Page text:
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Exports (Eec)

Volume 889: debated on Monday 24 March 1975

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asked the Secretary of State for Trade how many firms have, in the calendar years for 1973 and 1974, sought his Department's advice concerning new exports from Great Britain to the EEC.

The Secretary of State for Trade and President of the Board of Trade
(Mr. Peter Shore)

I regret that this information is not available.

Will the Secretary of State at least confirm that the EEC took one-third of all British exports during 1974? Has he any reason to believe that if we were to leave the EEC our ex-Community partners would be willing to sign a free trade agreement with us? if they were so willing, why should this have any good effect on our trade deficit?

I certainly confirm that our present trade with the EEC is roughly one-third of our total trade. On the second question, about whether or not a free trade agreement would be concluded if we left the EEC, I have expressed the view previously at this Box that I think this is a very likely outcome of the fact of our withdrawal. [Interruption.] I have said it before and I say it again. I think it is a likely outcome. It so happens to be in the interests of both sides, and perhaps, if anything, marginally more in the interests of the countries of the Eight, which are exporting to us more, unhappily, than we are exporting to them.

On the last part of the hon. Gentleman's question, as to whether I believe that this would be better, I repeat what I have already told the House—namely, that if we had a free trade agreement with the Eight instead of a Common Market agreement, we should not be obliged to buy food from the EEC when it was cheaper elsewhere, nor would we be obliged to contribute to the budget more than we ourselves got back.

Why are we exporting less to Europe than we might be? Is it the fault of private industry, or what are the reasons for it?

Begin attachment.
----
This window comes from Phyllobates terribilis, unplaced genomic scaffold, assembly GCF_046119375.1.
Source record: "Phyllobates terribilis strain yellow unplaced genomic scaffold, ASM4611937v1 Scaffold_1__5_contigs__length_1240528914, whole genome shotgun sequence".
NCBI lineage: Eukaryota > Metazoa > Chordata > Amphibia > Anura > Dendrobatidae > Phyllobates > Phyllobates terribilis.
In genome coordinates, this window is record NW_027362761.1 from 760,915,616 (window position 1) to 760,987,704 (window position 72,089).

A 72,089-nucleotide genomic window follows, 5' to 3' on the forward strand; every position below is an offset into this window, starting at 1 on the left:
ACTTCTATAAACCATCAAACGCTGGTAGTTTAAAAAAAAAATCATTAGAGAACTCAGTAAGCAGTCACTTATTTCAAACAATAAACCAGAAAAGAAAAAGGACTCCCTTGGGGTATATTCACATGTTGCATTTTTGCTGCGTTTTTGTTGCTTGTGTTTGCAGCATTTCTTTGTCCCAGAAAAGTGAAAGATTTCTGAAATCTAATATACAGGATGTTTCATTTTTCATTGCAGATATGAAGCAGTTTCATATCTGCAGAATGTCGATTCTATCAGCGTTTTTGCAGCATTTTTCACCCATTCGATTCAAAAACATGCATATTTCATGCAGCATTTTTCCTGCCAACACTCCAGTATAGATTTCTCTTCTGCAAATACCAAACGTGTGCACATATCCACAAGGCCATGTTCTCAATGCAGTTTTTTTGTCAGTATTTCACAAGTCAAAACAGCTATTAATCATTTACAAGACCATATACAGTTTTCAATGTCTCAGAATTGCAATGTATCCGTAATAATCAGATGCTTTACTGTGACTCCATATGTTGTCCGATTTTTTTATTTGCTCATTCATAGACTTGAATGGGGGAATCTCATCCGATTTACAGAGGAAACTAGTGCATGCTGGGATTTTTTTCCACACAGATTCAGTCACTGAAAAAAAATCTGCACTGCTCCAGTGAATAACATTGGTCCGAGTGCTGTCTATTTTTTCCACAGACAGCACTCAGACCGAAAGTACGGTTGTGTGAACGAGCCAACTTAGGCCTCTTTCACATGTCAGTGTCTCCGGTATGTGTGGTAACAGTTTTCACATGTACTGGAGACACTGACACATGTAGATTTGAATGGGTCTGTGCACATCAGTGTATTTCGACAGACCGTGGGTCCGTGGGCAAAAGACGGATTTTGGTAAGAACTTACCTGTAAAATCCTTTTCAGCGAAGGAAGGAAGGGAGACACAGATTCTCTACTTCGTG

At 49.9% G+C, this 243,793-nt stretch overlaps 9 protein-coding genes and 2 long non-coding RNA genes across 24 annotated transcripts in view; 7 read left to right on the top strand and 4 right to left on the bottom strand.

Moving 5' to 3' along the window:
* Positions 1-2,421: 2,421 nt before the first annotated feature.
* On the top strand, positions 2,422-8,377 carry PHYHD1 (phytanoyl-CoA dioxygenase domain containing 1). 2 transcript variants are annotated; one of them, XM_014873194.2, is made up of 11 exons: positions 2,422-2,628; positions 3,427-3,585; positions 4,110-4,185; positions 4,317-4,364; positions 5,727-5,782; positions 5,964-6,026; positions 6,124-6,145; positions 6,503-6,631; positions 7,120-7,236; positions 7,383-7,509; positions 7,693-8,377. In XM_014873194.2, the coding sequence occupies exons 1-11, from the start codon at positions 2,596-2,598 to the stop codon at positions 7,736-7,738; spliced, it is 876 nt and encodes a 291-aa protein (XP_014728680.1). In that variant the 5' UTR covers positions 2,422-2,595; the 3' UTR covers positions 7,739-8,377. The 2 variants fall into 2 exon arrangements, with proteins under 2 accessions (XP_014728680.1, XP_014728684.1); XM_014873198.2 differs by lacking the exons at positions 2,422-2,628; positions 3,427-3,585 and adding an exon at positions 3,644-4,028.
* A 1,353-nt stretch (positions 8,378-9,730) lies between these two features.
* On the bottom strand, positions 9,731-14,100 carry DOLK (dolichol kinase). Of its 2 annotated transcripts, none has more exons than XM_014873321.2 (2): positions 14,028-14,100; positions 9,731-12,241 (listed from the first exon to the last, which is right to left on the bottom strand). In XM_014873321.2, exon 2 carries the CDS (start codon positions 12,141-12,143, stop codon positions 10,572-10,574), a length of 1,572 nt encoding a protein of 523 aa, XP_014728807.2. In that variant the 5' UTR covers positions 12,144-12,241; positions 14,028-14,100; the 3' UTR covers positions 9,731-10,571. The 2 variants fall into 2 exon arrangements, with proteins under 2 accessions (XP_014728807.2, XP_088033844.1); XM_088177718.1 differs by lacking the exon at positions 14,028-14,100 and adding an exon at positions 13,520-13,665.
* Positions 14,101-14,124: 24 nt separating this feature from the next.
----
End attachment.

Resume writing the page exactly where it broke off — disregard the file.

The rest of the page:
Many factors are involved. I recall very well from the debates that preceded entry that many of us took the view that the general effect of joining —that is to say, the change-over in the pattern of trade preferences that membership of the Common Market would bring—would be an adverse situation for our visible trade. That was the position we assumed. In addition to that, there was a countervailing argument, which my hon. Friend will recall, that it could be that certain dynamic effects might be produced which would offset this alleged impact effect. But the dynamic effects, so far at any rate, have not emerged, and the effect has been a far greater deficit in our trade than I think anyone in the House realised. There are other factors, including depreciation of the pound and changes in the relevant exchange rate.

As the Question refers to the narrow matter of exports, may I ask the Secretary of State why the export of motor cars to the Common Market declined by 25 per cent. in 1974 when the Common Market was supposed to be such a great benefit and as there are so many cars awaiting export?

What is clear is that the manufacturers of motor cars on the Contient of Europe were much better prepared to take advantage of the enlarged market than was British industry which had been pressing on successive Governments so strongly the advantages, as British manufacturers saw it, of our membership of the Common Market.

On a point of fact, where is food cheaper elsewhere? It will not be cheaper in New Zealand for much longer.

That is a matter of judgment. [Interruption.] There are two factors involved. The judgment is about what is the medium-term probability of price increases in the Common Market and in the rest of the world. That is a very important factor.

As for the immediate situation, I remind my hon. Friend that there has been a ban on imported beef into Europe for the past nine months. The reason for that ban is that the beef elsewhere is undoubtedly in good supply and is cheaper than it is in Europe. in addition, as my hon. Friend must know, the taxes and the prices we have to pay on imported butter and cheese indicate that those commodities are far cheaper outside the European Community than they are within.

Does the Secretary of State for Trade accept that, if the answer he gave a few minutes ago to my hon. Friend the Member for Mid-Sussex (Mr. Renton) was correct, we should have to negotiate new terms for trade with the EFTA countries and that any new terms we might negotiate might not be favourable?

I should be very happy to undertake the task of negotiating new terms with the EFTA countries. I have been in touch with them for some time. I have no reason to believe that there would be any interruption in the long-established free trade arrangement between Britain and EFTA.